FBC, Burlington, Kan., hosts disaster-relief training
By Jay Hale
The 2017 hurricanes hitting the United States and its territories caused a swell of concern for fellow Americans that was manifested in a variety of ways.
One local congregation took an extra step on Saturday, Oct. 21, by providing training for deployment to a disaster area.
First Baptist Church, Burlington, Kan., organized a training day for its members to be trained and credentialed as disaster-relief volunteers.
To get into a federally declared disaster area, a volunteer must be credentialed by a response organization. The Southern Baptist Convention is a credentialing agency and is the third-largest disaster-relief agency in the United States.
Trainers came to Burlington from Nebraska and Kansas to train people in kitchen, laundry, shower, chainsaw, chaplaincy, and mud-out operations. Participants came from FBC, Burlington, Lawrence, Chetopa, Columbus, Topeka and Mound Valley.
The morning began with everyone assembled for an overview session addressing the how and why of disaster relief. Part of the “why” Southern Baptists are engaged in disaster relief revolves around Christ’s commandment to love our neighbor and John’s caution about having the capacity to help but refusing to help. (1 John 3:17)
The trainers also addressed the organizational structure that oversees volunteer operations. After the opening session, the group divided into smaller groups with people attending training they were most interested in.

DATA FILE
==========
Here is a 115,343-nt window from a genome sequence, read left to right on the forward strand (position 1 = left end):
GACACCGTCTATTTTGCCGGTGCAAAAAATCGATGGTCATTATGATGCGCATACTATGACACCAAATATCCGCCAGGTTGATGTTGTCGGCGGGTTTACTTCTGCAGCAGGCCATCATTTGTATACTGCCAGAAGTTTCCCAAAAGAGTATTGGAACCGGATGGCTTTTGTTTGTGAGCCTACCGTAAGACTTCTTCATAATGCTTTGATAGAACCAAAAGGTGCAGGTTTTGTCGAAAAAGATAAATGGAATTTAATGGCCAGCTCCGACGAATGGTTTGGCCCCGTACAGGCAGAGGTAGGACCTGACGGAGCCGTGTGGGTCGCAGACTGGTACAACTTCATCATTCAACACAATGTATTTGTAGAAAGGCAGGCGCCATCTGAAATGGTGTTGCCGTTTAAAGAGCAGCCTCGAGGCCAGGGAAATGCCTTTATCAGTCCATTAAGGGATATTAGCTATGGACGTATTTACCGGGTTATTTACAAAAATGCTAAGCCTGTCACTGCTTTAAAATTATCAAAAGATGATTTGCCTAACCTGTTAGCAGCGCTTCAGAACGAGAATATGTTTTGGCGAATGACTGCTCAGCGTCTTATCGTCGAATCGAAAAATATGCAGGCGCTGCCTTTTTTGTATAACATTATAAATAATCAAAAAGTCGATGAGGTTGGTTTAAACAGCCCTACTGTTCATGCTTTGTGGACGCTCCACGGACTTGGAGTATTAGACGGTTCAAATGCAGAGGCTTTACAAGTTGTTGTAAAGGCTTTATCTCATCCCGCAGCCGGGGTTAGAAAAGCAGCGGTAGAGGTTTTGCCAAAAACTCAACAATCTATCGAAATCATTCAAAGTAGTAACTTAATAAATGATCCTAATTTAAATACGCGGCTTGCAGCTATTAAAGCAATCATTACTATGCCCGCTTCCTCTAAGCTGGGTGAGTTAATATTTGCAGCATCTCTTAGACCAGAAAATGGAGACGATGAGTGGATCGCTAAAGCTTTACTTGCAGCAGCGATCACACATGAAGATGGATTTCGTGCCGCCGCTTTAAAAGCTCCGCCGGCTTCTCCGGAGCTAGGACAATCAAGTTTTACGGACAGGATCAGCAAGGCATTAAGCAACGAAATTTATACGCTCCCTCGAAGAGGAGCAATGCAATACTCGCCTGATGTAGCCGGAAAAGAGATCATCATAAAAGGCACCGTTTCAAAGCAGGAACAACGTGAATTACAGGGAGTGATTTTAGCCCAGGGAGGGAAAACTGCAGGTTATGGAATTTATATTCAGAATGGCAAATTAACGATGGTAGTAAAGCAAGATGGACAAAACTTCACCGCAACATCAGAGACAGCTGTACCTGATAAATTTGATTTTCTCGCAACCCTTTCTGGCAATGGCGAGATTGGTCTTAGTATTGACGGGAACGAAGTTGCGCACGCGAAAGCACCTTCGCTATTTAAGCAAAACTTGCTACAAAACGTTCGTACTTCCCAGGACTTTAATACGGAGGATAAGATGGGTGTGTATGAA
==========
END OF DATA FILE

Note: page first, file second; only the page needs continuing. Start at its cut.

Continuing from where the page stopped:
More than half of the 38 participants attended the kitchen training that taught basic sanitation, food handling and preparation, and operation of large-capacity kitchens.
Southern Baptists operate kitchens capable of producing thousands of meals per day. Ninety-five percent of all meals served by the Red Cross have been prepared by Southern Baptists.
Nearly one-fourth of the people were trained on chainsaw safety. The class covered required safety equipment, techniques for dealing with downed trees, working in hazardous areas and working as part of a team. The church hauled a tree to town on a trailer for the group to practice on.
Several attended the chaplaincy training. Everyone was encouraged to serve as a chaplain in their own work areas. The intention of disaster relief is to relieve immediate suffering and communicate the love of God to those affected. But some were trained specifically to deal with hurting people who are overwhelmed by the circumstances that precipitated the declaration of a disaster area. Chaplains are trained to engage people in their hurt and help them see hope.
All the people met in the fellowship hall for lunch provided by the ladies of First Baptist Church. While people ate their lunch, the trainers led two other classes—shower-trailer operations and laundry-trailer operations.
Southern Baptists have mobile showers and laundry units that can be positioned to support disaster-relief operations.
The volunteers trained are now available for deployment by the Kansas-Nebraska Convention of Southern Baptists disaster-relief coordinator.
(Jay Hale is pastor of First Baptist Church, Burlington, Kan.)